20. A writing tool as defined in claim 19, in which each of said spring parts in provided with apertures of such a shape and disposed relative to each other in such a manner as to (form a zigzag-shaped spring.

References Cited by the Examiner UNITED STATES PATENTS 3,147,740 9/1964 Bross 120-42113 FOREIGN PATENTS 1,177,959 4/ 1959 France.

LAWRENCE CHARLES, Primary Examiner.

Patent Citations
Cited PatentFiling datePublication dateApplicantTitle
US3147740 *Nov 30, 1961Sep 8, 1964Frank T JohmannWriting instrument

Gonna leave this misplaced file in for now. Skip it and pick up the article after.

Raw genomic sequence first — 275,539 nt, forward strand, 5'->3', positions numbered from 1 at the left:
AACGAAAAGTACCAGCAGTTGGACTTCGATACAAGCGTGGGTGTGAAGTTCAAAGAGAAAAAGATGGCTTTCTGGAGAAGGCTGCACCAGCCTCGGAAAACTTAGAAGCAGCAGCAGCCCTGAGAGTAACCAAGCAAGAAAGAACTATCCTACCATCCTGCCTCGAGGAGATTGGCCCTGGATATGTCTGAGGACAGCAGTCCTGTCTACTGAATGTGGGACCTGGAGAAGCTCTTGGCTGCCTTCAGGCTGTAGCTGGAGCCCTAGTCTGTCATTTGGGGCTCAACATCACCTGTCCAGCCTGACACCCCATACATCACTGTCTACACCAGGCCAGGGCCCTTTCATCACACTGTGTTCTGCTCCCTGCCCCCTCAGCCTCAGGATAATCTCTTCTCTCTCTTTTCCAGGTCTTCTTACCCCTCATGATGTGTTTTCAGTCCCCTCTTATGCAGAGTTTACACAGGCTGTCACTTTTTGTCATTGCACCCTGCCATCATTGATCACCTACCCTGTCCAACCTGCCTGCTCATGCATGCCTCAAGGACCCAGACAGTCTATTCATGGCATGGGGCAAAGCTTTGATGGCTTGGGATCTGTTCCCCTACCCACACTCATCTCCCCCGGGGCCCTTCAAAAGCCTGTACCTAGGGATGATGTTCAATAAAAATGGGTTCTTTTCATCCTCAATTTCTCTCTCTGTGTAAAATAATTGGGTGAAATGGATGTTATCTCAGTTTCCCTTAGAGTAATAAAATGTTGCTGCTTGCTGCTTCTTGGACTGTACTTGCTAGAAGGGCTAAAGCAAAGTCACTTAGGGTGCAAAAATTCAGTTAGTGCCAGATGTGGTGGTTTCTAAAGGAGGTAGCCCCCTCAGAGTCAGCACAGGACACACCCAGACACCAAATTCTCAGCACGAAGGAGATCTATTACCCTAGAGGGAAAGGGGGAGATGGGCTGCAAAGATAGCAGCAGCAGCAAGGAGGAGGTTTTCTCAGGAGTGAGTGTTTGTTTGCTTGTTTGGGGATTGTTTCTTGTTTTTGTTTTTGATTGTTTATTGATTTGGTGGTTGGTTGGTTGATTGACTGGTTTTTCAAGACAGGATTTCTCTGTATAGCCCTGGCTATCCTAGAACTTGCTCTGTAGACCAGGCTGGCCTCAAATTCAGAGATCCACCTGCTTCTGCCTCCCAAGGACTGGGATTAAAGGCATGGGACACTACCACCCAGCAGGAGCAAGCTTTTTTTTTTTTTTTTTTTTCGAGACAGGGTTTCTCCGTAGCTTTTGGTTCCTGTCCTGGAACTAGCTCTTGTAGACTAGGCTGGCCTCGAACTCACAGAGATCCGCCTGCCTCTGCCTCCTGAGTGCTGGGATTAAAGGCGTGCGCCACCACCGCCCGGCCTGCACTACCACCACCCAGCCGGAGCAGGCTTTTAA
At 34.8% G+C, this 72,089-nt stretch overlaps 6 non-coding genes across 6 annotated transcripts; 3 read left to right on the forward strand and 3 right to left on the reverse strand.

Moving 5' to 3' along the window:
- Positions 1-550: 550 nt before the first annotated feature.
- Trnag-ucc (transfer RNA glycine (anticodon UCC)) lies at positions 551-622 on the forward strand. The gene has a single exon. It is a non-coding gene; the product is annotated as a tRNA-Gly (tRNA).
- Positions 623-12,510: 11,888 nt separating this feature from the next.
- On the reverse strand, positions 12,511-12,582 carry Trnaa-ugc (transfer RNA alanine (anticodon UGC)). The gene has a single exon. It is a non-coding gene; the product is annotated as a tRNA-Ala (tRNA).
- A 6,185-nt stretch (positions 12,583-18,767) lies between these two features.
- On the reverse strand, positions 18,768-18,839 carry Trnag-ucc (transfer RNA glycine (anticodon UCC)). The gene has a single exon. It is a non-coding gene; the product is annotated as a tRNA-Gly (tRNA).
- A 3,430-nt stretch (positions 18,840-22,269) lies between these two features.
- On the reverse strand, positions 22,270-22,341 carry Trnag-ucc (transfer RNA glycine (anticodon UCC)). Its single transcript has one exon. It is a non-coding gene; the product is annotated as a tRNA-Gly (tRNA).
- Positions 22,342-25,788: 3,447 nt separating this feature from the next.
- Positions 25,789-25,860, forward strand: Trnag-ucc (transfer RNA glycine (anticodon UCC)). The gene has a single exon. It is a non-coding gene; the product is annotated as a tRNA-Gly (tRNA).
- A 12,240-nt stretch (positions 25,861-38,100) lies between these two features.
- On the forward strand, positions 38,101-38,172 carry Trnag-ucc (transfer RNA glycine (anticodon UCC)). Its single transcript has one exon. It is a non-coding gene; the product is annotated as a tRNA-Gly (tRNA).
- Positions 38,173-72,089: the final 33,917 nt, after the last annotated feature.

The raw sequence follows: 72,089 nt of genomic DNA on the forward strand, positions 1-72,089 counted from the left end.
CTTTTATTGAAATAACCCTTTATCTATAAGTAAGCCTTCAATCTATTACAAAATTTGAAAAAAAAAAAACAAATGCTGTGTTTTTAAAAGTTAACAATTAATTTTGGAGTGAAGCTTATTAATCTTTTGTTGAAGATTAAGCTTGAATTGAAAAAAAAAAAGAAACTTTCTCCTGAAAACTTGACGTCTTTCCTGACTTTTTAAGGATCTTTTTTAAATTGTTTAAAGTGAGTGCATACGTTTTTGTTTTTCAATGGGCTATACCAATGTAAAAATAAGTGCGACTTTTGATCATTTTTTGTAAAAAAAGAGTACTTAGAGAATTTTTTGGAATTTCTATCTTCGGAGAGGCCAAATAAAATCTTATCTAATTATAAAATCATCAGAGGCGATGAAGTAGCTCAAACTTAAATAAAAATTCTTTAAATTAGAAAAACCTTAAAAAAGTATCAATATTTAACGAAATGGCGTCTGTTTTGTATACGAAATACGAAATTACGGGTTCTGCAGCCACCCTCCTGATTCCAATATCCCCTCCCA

FR1177959A * Title not available
Referenced by
Citing PatentFiling datePublication dateApplicantTitle
US3428404 *Apr 28, 1966Feb 18, 1969Ciancio Pasqualina JLiquid applicator
US4022535 *Apr 30, 1976May 10, 1977Wilhelm RitterActuator structure for ball-point pens and other writing instruments
US6860667 *Oct 30, 2002Mar 1, 2005William DowstWriting instrument with biased rotatable assembly
Classifications
U.S. Classification401/31, 401/209, 401/214, 401/210, 401/261
International ClassificationB43K24/00, B43K24/08, B43K7/12, B43K7/00, B43K24/02, B43K24/16
Cooperative ClassificationB43K24/02, B43K7/12, B43K24/163, B43K24/023, B43K24/086
European ClassificationB43K24/02, B43K24/02A, B43K7/12, B43K24/08D, B43K24/16B